To PM Trudeau: No more federal money for Alberta CCUS until oil sands project changed

Develop industrial strategy, policy tied to Pathways Alliance CCUS, terminate pipeline in Industrial Heartland near Fort Saskatchewan

To win the May election, Danielle Smith needs to spend the next five months fighting with Justin Trudeau. On Monday, the Prime Minister obliged her. All political hell broke loose after he suggested that Alberta pay more to decarbonize oil and gas production. Not only is he right, but he’s opened the door to a bigger conversation: that the $50 billion oil sands Pathways Alliance CCUS project not receive a penny more of federal support without major design changes.

Here’s what the Prime Minister said in a Reuters news story: “We’ve seen for a while Alberta hesitating around investing in anything related to climate change. But CCUS is one of those tangible things…I think there’s a role for provinces with surpluses, with the capacity to be investing in their future and their workers future.”

Think of CCUS (carbon capture utilization and storage) as a bolt-on solution that enables producers to keep extracting crude oil without major changes to their operations.  The CO2 is captured during extraction or processing, then sent via pipeline to a sequestration hub where it is stored underground. The International Energy Agency says reaching net-zero by 2050 is impossible without CCUS. Plans to lower Alberta oil sands emissions – which rose from 72 megatonnes (Mt) per year in 2017 to 80 Mt last year and are forecast to rise to 90 Mt by 2025 –  rely heavily on the technology.

The question is, who pays?

Follow the Money

The Oil Sands Pathway Alliance project will cost $75 billion and they want governments, primarily Canada, to pay two-thirds of the cost. Their rationale for the request is that since Norway is subsidizing 80 per cent of the Northern Lights CCUS project to the tune of about $2 billion, why shouldn’t Canada do the same for the oil sands?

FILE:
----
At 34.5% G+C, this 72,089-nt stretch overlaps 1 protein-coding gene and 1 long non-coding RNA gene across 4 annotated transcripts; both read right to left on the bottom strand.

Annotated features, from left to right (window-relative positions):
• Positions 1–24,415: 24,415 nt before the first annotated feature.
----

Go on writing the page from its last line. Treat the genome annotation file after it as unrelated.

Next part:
Thus far, Ottawa has ponied up $7 billion in invest tax credits out to 2030, while Smith’s UCP government has committed $305 million. Oh, and Alberta enjoys a $12.7 billion budget surplus this year and similar bounties are expected in the future. Did we mention that oil companies are enjoying record profits (oil sands producers alone earned more than $22 billion in the first six months of 2022) and giving most of them back to shareholder in the form of dividends and share buybacks rather than investing in the Alberta economy?

Under the circumstances, it takes some chutzpa to argue that Canada should pick up the CCUS tab. That didn’t stop Smith. “This is not something that we are late to the table on. It’s the prime minister who is late to the table on this. We will continue to support carbon (capture) technology,” she said on her radio show, as reported by Don Braid of the Calgary Herald.

The UCP’s contribution thus far is only four per cent of the federal commitment. And Smith hasn’t offered to top up her miserly offer. Who’s really late to the table?

Pathways Alliance Project “unacceptable as is”